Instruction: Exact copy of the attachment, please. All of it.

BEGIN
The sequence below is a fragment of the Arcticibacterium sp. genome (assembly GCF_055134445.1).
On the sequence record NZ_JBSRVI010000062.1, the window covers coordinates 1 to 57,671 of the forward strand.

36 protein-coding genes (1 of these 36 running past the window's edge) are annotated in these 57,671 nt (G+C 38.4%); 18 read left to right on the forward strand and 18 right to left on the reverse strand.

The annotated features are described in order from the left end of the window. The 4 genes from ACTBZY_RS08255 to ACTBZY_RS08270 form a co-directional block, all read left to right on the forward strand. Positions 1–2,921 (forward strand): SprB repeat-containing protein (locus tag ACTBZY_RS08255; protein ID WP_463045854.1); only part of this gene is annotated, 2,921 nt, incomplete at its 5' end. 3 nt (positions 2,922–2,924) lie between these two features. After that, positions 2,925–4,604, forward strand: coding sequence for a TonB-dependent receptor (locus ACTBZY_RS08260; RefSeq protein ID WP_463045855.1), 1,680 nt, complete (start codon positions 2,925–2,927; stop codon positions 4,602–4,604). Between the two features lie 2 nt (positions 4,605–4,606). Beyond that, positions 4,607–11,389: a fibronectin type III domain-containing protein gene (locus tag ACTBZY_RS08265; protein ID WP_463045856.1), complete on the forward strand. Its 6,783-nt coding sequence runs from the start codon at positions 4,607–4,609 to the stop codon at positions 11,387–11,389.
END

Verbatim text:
The sequence below is a fragment of the Arcticibacterium sp. genome (assembly GCF_055134445.1).
On the sequence record NZ_JBSRVI010000062.1, the window covers coordinates 1 to 57,671 of the forward strand.

36 protein-coding genes (1 of these 36 running past the window's edge) are annotated in these 57,671 nt (G+C 38.4%); 18 read left to right on the forward strand and 18 right to left on the reverse strand.

The annotated features are described in order from the left end of the window. The 4 genes from ACTBZY_RS08255 to ACTBZY_RS08270 form a co-directional block, all read left to right on the forward strand. Positions 1–2,921 (forward strand): SprB repeat-containing protein (locus tag ACTBZY_RS08255; protein ID WP_463045854.1); only part of this gene is annotated, 2,921 nt, incomplete at its 5' end. 3 nt (positions 2,922–2,924) lie between these two features. After that, positions 2,925–4,604, forward strand: coding sequence for a TonB-dependent receptor (locus ACTBZY_RS08260; RefSeq protein ID WP_463045855.1), 1,680 nt, complete (start codon positions 2,925–2,927; stop codon positions 4,602–4,604). Between the two features lie 2 nt (positions 4,605–4,606). Beyond that, positions 4,607–11,389: a fibronectin type III domain-containing protein gene (locus tag ACTBZY_RS08265; protein ID WP_463045856.1), complete on the forward strand. Its 6,783-nt coding sequence runs from the start codon at positions 4,607–4,609 to the stop codon at positions 11,387–11,389.